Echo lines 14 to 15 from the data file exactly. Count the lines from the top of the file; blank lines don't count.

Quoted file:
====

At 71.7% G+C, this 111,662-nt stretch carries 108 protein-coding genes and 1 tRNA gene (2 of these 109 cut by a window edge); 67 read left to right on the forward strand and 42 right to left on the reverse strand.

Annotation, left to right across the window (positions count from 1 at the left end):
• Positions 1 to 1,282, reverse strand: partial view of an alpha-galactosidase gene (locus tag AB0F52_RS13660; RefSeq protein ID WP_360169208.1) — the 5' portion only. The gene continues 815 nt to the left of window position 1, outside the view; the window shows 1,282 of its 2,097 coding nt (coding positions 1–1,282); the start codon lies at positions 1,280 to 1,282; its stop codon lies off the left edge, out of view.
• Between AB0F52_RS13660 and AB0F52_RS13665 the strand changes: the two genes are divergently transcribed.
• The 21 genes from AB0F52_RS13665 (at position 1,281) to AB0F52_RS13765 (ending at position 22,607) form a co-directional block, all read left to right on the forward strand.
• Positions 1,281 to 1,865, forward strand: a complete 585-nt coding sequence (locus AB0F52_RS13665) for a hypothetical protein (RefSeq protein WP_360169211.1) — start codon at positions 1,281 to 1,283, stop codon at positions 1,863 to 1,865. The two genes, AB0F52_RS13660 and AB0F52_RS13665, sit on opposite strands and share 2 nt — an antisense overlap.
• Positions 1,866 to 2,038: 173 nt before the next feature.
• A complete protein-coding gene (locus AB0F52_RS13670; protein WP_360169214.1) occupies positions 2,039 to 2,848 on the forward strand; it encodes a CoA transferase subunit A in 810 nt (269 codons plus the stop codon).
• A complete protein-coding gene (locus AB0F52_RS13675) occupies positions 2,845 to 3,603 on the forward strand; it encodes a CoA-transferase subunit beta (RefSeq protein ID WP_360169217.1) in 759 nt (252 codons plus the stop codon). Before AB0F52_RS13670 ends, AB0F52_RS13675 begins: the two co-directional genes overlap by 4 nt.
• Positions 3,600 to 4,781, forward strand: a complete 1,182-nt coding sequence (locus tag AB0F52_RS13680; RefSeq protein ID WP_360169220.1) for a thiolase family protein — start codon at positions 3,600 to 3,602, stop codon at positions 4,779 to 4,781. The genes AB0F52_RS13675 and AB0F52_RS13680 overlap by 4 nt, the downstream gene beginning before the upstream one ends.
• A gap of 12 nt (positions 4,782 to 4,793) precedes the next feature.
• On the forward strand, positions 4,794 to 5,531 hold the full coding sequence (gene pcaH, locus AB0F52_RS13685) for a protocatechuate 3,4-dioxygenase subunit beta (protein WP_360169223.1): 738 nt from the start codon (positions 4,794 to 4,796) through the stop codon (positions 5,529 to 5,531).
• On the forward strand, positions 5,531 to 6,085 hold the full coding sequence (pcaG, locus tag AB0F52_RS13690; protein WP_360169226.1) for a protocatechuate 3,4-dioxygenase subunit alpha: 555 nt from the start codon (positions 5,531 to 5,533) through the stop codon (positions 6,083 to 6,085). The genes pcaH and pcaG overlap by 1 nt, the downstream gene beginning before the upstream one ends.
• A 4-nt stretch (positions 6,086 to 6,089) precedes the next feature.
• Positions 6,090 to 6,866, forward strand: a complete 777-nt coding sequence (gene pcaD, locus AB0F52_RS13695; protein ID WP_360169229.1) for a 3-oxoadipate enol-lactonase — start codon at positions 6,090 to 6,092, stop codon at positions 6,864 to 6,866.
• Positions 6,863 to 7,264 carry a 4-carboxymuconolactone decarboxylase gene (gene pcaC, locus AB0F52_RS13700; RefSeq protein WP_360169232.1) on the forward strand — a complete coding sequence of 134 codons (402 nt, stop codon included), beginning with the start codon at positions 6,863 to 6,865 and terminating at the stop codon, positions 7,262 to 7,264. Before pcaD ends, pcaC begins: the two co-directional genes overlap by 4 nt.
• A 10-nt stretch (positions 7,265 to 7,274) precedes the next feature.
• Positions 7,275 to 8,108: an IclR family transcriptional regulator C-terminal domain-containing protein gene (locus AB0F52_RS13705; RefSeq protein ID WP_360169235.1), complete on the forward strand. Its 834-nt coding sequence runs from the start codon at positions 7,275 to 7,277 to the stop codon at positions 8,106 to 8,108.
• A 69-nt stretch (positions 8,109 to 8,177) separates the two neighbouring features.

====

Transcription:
• A 4-nt stretch (positions 6,086 to 6,089) precedes the next feature.
• Positions 6,090 to 6,866, forward strand: a complete 777-nt coding sequence (gene pcaD, locus AB0F52_RS13695; protein ID WP_360169229.1) for a 3-oxoadipate enol-lactonase — start codon at positions 6,090 to 6,092, stop codon at positions 6,864 to 6,866.